|Photo by Scott Lee|
After watching my father, a 16 yr. Army WWII veteran, my uncle, a WWI Navy veteran, my husband, Marine Corps '68 in country, cousins, brothers-in-law, and friends, then reading correspondence from my great-grandfather after the Civil War, I have been left with an understanding of that life-altering change that you speak of that leaves ordinary life and its mundane, trivial worries a shadowy caricature of what you feel life is supposed to be.
Perhaps it is a chemical alteration the body undergoes, the pharmaceutical companies will be happy to help, but perhaps it is a more profound change, spiritual if you will. If you can find a way to channel that omniscient feeling into making our society function optimally, there would be a chance for us.
Idealism aside, how do we teach our public, the individuals and institutions, you know the ones you risked your life for, to set aside their petty bickering, greed, indifference, dissolution, and other assorted trivialities? How do we, the people, understand that is up to us to understand you, the veteran, as part of our duty to honor you? The veil has been stripped away for you, as for any survivor of extremely traumatic events, allowing you to cherish the miracle that is life in its simplest form, something most people, in this country, will never know. Breathe, waking up in the morning, walking, seeing the birds and stars above..."In Flanders Field" captures the sentiment nicely and has stood the test of time.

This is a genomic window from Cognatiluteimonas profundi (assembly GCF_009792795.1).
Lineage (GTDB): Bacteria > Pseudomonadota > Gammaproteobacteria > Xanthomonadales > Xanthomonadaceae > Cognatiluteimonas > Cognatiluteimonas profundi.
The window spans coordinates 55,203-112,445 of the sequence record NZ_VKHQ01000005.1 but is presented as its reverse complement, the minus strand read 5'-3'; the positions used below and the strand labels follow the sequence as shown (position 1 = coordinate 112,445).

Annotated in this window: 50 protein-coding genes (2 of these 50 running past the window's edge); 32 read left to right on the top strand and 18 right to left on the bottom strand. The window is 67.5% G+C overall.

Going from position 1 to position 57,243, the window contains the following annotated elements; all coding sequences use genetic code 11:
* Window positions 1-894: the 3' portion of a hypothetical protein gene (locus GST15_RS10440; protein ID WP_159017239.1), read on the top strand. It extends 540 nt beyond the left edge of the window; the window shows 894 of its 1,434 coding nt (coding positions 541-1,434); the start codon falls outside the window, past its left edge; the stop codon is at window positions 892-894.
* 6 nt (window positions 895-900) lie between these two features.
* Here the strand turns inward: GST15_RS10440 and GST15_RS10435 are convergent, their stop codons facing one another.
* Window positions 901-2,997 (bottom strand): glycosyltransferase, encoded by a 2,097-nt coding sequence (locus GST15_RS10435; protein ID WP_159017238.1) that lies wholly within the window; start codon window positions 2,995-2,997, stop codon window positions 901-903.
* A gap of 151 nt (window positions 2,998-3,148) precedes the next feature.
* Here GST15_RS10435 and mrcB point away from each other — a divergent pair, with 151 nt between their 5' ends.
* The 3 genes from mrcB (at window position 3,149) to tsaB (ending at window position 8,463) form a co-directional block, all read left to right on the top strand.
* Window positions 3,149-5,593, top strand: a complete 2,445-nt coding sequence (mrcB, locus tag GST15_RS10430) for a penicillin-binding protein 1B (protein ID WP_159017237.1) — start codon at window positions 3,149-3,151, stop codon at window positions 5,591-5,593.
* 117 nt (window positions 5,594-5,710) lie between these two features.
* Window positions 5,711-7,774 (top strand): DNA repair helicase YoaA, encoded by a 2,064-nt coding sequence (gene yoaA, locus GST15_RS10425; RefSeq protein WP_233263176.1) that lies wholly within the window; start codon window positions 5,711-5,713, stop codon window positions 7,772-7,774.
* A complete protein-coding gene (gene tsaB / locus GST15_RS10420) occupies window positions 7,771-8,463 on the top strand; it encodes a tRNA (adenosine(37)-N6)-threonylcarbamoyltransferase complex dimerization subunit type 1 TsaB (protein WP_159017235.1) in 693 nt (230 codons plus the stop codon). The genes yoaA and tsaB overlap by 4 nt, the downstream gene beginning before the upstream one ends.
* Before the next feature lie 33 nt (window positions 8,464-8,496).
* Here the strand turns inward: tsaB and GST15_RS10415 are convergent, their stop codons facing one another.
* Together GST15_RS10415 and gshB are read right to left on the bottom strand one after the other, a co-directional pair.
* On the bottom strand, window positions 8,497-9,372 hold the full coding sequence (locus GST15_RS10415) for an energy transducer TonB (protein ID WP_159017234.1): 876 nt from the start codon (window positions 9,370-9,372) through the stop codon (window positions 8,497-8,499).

I used to think it was possible to get people to see, now I am not so sure. I am the widow of a Marine who suicided after a trigger event that I only fully comprehended 20 years after the fact. As a second wife, and a younger one at that, what we had in common besides the religion and education we were raised in, was that for us, our lives changed forever due to a serious, life-altering event, allowing us to penetrate the veil and a shared understanding that escaped most of our circle of family and acquaintances.
My father chose to continue on with his thrill seeking by his choice of occupations, a friend and contemporary of his, a German POW for over 8 years, drank early and often for the rest of his life, isolating himself from his family, another ran his car into a tree. The three above were EXTREMELY successful individuals by society's standards. I know many other of their stories.
I like to call it the Icarus syndrome. No, you haven't seen it in print anywhere, I coined it, call Stephen Colbert. I have been reading about shell shock, combat fatigue, PTSD, and every other related syndrome for over 30 years, pre-dating my marriage ( I am okay at math ). We all love glory, the feel of its warm glow, but the veteran's need for an adrenaline rush is coupled with the very real element of death and survival and it is a heady mix.
I say the glory is all theirs, not those who write of it or examine it, they are just wannabes and if they truly want to help, then they must insist that the ordinary citizens take heed and do their part by ensuring a just society and the limited necessity of war.
Deborah from Louisiana